Visit her personal website at






SH 2523


(805) 893-4622


Mailing Address: 

English Department
UC Santa Barbara
Santa Barbara, CA 93106-9580


Creative Writing
Cultural Studies
Literature, Film, and the Visual Arts
Post-Colonial Studies
Theories of Gender and Sexualities
American Race and Ethnic Studies

Research Interests: 

Indigenous, Native American, and American Indian Studies

Latin American Studies

Ethnic Studies

Chicanx/Latinx Studies

American Studies

Literature and the Environment

Cultural Studies

Third World Studies


Recent News: 

Amrah Salomón J. received the prestigious 2020-2021 University of California President's Postdoctoral Fellowship in English at UC Riverside to transform her dissertation "Returning to Yuma: Regeneración and Futures of Autonomy" into a monograph.



Returning to Yuma: Regeneración and futures of autonomy. PhD Dissertation. UC San Diego. 2019.

Book Chapters:

“Chapter 15: Offering our stories: resistance narratives and the marketing of justice.” Research Justice: Methodologies for Social Change. Ed. Andrew Jolivette. Bristol, UK: Policy Press. 2015.

"There were pieces I spent a long time trying to find again (when the university tried to break my spirit)." Nexus: Complicating community and centering the self, a 20 year retrospective of a college-based community center. Ed. Edwina Welch, Joseph Raunto-Ramirez, Nancy Magpusao and Sandra Amon. Cognella, Inc. 2015. Print.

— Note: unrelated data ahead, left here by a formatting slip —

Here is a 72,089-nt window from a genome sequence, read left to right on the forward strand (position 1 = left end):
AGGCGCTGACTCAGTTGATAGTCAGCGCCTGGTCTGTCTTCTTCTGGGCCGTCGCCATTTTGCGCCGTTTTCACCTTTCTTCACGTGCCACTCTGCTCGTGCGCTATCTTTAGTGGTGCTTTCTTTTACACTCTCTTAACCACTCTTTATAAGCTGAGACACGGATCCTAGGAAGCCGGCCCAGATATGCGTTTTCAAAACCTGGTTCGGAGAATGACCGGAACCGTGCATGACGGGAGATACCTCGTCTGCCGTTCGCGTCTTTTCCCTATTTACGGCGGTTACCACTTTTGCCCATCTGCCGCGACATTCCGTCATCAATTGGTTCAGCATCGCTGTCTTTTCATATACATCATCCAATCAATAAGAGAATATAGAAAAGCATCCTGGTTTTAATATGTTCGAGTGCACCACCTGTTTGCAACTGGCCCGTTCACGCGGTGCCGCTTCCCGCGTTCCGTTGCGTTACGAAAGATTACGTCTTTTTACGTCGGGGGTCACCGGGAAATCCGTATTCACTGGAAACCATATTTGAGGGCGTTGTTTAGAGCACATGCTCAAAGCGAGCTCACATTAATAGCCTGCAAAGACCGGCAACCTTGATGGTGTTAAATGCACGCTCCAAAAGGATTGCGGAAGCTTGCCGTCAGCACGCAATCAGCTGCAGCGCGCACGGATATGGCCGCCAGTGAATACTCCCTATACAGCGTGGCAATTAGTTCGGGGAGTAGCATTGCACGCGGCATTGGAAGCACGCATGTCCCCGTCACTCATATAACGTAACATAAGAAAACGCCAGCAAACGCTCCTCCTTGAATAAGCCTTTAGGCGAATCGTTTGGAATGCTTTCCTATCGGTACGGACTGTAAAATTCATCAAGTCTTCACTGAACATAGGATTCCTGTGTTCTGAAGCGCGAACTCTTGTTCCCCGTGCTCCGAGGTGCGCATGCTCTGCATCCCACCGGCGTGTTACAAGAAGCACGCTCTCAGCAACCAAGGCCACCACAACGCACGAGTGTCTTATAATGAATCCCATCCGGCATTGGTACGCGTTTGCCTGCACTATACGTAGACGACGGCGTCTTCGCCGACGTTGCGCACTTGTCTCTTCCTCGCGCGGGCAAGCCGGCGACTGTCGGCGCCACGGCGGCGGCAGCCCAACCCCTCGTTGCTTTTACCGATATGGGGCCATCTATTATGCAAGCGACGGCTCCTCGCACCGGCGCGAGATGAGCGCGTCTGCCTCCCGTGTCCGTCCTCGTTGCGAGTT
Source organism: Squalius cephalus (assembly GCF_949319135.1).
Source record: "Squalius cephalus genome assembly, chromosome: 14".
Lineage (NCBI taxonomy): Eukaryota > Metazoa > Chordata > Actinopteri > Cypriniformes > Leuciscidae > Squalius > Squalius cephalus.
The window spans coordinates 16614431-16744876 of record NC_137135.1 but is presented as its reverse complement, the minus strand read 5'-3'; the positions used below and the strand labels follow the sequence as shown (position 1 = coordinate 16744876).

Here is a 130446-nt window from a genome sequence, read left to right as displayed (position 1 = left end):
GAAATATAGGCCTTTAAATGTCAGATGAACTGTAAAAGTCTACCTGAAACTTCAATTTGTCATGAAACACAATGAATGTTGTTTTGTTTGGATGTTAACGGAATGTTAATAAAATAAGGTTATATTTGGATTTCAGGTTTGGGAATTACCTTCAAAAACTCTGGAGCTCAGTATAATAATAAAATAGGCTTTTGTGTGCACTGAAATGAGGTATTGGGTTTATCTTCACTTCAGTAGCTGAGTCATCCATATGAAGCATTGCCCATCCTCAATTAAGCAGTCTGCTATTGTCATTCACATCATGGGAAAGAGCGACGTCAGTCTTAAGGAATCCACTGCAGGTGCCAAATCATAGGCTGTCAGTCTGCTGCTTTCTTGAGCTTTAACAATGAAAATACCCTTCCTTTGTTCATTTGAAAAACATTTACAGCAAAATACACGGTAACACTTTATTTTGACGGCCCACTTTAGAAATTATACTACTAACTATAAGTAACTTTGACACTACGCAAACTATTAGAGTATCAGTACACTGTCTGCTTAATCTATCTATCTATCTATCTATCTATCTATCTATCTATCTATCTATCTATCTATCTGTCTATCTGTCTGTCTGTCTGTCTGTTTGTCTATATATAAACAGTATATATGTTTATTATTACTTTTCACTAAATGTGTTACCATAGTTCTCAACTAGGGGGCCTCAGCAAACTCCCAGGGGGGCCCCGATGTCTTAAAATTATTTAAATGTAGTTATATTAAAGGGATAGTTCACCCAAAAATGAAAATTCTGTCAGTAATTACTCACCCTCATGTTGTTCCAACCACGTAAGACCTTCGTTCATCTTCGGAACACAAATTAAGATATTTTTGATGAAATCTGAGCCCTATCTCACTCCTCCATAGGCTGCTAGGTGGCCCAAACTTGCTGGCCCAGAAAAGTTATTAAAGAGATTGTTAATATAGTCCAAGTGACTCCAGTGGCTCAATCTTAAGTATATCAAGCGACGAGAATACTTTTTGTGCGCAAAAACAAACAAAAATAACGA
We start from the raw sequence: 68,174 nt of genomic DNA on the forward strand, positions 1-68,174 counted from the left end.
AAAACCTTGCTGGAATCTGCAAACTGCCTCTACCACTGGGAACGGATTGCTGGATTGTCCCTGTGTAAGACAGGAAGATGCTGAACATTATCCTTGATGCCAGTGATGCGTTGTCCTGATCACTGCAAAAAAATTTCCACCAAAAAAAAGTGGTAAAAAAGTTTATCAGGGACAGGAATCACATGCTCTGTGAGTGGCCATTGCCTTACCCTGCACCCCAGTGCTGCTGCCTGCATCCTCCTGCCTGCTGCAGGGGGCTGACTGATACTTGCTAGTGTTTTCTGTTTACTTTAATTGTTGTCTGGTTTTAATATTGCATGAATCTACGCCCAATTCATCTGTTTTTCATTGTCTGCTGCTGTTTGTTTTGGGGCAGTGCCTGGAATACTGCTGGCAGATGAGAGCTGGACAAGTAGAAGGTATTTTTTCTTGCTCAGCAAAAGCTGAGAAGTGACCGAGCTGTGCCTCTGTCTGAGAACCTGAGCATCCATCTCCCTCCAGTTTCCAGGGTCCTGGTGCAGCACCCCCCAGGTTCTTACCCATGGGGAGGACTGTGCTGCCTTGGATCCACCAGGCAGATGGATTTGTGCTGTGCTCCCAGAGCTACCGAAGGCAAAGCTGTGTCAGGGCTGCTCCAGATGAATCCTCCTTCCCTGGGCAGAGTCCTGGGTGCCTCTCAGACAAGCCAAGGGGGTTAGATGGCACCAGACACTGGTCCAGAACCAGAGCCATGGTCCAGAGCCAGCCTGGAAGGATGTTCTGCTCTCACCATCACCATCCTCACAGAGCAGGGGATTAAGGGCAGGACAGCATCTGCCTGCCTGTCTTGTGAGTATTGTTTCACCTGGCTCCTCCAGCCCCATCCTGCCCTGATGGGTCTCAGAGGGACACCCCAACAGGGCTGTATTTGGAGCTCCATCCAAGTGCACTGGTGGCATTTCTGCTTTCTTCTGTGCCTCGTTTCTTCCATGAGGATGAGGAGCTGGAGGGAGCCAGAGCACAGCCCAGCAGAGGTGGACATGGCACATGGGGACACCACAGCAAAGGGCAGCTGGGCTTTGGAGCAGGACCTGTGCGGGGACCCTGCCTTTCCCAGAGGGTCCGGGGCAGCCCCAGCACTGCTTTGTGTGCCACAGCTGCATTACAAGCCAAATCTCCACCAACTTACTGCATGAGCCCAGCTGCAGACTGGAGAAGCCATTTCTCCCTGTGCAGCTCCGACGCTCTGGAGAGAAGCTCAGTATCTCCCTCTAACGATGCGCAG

Articles & Chapters: 

  • “Teaching about power and inequality when qualitative methods are devalued.” Critical Ethnic Studies Association Journal Blog. August 4, 2019.
  • “No Comemos Baterías: Solidarity Science Against False Climate Change Solutions.” co-authored with M. Brito-Millán, A. Cheng, E. Harrison, M. Mendoza Martinez, R. Sugla, M. Belmonte, L. Quintanilla, J. Guzman-Morales, and A. Martinez. Science for the People. The Return of Radical Science. Spring 2019.
  • “When Social Media Becomes Social Justice: Denuncias Inside/Outside of Chicano/a Studies”. Chicana / Latina Studies Journal. Spring 2014.


Other Publications: 

Creative Writing:

  • Yellow Medicine Review 2019.
  • Mujeres de Maiz Zine 2016.
  • Hijo del Ahuizote. Mexico City, Mexico. 2015. Special Edition Broadside.
  • Wild Tongue: Seeds of Resistance Flor y Canto. 2014. 


Projects (Initiatives, Grants, etc.): 

In 2021-2022 Amrah Salomón J. will be launching a new Indigenous and Ethnic Studies focused research lab Regeneración Lab: Abolition, Liberation, Decolonization, Autonomía, & Autogestión at UCSB that will be a creative, transdisciplinary space for critical work engaging communities in resistance, Indigenous sovereignty, and transformative poetics.